Brian Albiston new run with lead jacket

  • Brian Albiston is running a Parkhomov/MFMP Glowstick replication attempt, see live now at: https://plot.ly/~fear_nuts/808…-power-pressure-active-1/


    brian: Please share your plans, your comments about the experiment are most welcomed :thumbup:


    Some info at MFMP: https://mobile.facebook.com/MartinFleischmannMemorialProject/posts/1149347225095975?comment_id=1149951938368837&refsrc=http%3A%2F%2Fwww.quantumheat.org%2Findex.php%2Fen%2F&_rdr

  • All of the test data and lots of pictures can be found here: https://www.dropbox.com/personal/albiston fusion/test data/Reactor 6 - Conduction 1/Test1

    The test used a stainless steel fuel tube which contained 3g AH50 Ni, 0.45g LiAlH4, and 0.3g Nanoshel Li. The Ni was heated in air and Hydrogen reduced using the procedures in the MFMP "signal". The SS fuel container was contained in an 18" Alumina tube with a thermocouple butted up against the SS fuel container to measure the core temperature. The 18" alumina tube was wound with Kanthal A1 heating coils and placed inside two concentric Alumina tubes with a gap filled with lead (see the dropbox pictures). The lead jacket was then heated to lead melting and additional lead was added to completely fill the gap between tubes. A thermocouple was placed inside the lead jacket and a second thermocouple was placed on the exterior of the outer Alumina tube. These two thermocouples acted as a conduction calorimeter. A conduction calorimeter works by first having a good conductor (molten lead) accumulate and spread out the heat and then measuring the temperature differential across a second less good conductor (Alumina tube). Ideally the temperature difference will be linear versus heat generated inside. Mine turned out to be close to linear but not quite likely due to radiation from the outer layer.


    Calibration:
    https://plot.ly/803/~fear_nuts/
    https://plot.ly/813/~fear_nuts/
    Calibration only proceeded to 1000C and 540W because my power supply ran out of juice. I will run additional calibrations covering full range for future tests.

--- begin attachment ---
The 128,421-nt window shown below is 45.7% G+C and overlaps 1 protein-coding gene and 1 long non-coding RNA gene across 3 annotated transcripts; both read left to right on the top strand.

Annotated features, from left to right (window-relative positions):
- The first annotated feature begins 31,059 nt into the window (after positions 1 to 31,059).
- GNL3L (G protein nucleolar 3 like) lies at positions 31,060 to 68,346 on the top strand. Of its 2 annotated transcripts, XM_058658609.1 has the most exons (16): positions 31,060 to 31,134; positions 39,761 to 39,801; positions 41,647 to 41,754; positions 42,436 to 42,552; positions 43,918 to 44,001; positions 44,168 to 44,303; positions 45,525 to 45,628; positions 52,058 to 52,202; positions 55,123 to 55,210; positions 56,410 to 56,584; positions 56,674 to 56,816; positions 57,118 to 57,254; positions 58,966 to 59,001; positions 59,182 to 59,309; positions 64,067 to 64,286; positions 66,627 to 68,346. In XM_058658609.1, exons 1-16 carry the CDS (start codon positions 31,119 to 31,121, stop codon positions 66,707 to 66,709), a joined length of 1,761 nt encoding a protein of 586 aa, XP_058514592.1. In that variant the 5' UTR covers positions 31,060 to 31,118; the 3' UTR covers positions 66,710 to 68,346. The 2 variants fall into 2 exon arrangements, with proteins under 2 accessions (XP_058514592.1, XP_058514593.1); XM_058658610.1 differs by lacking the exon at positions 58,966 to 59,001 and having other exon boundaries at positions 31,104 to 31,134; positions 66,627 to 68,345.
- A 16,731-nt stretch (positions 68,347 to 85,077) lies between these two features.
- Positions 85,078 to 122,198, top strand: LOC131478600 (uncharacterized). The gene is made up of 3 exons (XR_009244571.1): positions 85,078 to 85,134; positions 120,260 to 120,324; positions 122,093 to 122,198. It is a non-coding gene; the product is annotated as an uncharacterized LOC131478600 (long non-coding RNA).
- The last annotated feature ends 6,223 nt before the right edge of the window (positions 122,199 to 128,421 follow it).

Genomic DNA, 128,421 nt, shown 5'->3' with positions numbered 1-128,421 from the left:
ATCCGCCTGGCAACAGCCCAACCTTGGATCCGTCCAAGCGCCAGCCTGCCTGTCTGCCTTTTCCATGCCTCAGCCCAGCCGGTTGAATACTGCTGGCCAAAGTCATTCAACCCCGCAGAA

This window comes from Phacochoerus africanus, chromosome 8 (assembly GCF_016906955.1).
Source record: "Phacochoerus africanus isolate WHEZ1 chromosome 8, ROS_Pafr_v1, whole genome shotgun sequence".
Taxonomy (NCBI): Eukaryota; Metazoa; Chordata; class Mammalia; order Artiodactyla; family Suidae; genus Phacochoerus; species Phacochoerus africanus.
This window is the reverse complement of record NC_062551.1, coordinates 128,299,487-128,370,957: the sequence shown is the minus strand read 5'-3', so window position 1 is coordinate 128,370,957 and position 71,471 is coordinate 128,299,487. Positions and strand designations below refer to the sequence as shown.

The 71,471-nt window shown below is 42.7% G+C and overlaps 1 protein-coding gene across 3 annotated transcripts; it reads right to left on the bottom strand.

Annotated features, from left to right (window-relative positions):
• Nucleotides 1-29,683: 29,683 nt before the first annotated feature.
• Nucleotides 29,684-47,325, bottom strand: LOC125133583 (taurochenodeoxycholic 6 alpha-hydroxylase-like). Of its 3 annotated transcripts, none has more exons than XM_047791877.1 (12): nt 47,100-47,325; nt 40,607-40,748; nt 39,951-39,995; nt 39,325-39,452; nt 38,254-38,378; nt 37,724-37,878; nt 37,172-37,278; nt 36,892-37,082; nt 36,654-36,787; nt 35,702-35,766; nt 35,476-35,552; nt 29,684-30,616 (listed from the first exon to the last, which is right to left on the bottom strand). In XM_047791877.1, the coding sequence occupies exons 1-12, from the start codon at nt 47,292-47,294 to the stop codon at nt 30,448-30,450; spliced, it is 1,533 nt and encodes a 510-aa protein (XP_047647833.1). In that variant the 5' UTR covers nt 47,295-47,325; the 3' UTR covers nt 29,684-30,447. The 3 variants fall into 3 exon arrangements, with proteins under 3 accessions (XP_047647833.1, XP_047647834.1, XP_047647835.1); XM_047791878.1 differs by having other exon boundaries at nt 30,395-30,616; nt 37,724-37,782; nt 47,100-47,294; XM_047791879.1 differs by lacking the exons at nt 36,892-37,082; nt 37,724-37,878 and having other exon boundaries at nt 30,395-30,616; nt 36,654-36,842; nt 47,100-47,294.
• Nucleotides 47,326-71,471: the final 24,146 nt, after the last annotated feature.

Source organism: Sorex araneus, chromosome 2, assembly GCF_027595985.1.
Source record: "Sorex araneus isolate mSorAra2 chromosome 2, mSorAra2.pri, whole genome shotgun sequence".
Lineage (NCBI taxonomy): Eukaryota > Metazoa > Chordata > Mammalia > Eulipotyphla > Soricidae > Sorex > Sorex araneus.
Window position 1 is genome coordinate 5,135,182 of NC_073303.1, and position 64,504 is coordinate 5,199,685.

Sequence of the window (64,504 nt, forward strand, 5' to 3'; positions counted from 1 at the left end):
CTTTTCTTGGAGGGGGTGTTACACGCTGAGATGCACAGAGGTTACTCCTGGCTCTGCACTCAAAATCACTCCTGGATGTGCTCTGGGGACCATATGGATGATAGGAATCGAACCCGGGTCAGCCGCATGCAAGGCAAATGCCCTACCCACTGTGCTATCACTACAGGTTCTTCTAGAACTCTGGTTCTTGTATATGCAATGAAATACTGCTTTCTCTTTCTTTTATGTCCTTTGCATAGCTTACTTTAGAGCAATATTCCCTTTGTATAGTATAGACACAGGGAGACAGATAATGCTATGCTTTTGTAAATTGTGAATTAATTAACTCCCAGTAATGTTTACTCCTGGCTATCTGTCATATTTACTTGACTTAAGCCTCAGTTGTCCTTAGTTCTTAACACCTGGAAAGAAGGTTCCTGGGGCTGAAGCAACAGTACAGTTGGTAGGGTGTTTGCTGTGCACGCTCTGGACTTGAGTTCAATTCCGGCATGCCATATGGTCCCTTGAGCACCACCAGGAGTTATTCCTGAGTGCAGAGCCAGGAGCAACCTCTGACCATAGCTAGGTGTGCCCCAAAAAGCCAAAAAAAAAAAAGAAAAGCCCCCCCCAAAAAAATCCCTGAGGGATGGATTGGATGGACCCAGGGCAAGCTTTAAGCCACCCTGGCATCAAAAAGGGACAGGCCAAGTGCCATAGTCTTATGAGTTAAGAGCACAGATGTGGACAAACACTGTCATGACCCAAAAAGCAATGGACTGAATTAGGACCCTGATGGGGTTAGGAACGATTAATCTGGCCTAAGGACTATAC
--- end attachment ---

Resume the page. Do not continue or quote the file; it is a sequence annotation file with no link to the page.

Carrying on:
The test was started Saturday night with additional reducing/vacuum cycles. Test continued until this morning when I had to end it because of test controller problems. I'm not sure what the failure was yet, but it seems like either the core thermocouple or the thermocouple embedded in the molten lead jacket failed.


    I think this chart shows the results the best:
    https://dashboards.ly/ua-ocR57qTE73RUFWTYA2FkUB
    The calorimeter temperature differential appears to be significantly higher on the active run, but uncertainties are large. Comparing active and calibration curve fit temperature differentials versus power input the COP can be estimated to be up to 1.2. Further testing will need to be completed to reduce uncertainties, but I consider this promising that the MFMP "signal" procedures will result in more consistent positive results.

  • Post run calibration completed and can be seen here compared with the fueled run: https://plot.ly/825/~fear_nuts/


    Every effort was made to make the post calibration as close to the active run as possible, including Hydrogen in the cell to account for it's high thermal conductivity.


    It is not much, but there is a definite shift in the data in the fueled run. I estimate that there is about a 3-4 deg C shift in the fueled run corresponding to a COP of ~1.1. A lot was learned on this test so hopefully we can improve on that COP from here.


  • I completed another test last night. The test used 2g Nickel and 0.3g solid Lithium in a Nickel foil capsule. The reactor was made out of 316 stainless steele with Swagelok fittings on each end. COP was measured in my Lead jacket conduction calorimeter. No excess heat was observed.


    The procedure was:
    Starting with just Nickel and Nickel foil, reduce at 600 C and 3.4 psig Hydrogen for 50 minutes
    Vacuum at 600 C, 40 min
    Absorb at 180 C, -2 psig Hydrogen, 8 hours, approximately 0.5 psig absorbed
    Vacuum at 650 C, 80 min
    Absorb at 180 C, -1 psig Hydrogen 60 min, no significant absorbtion
    Absorb at 210 C, 60 min, no significant absorbtion
    Absorb at 250 C, 60 min, no significant absorption
    Absorb at 150 C, 60 min, no significant absorption
    Absorb at 700 C, 60 min, Pressure drop ~3 psig, likely due to Steele absorbing? This is a problem with using a Steele reactor, you don't know if it is the Nickel or Steele absorbing.
    Vacuum at 700 C, 55 min
    Absorb at 180 C, -4 psig Hydrogen, no significant absorption
    Cool to 30C
    Remove fuel capsule, add 0.3 g Lithium, reinstall
    Vacuum, add 8 psig Hydrogen, heat to 150 C 120 min
    Vacuum, heat to 1000 C at -14.4 psig, soak at 1000 C. This should have been enough to vaporize the Lithium.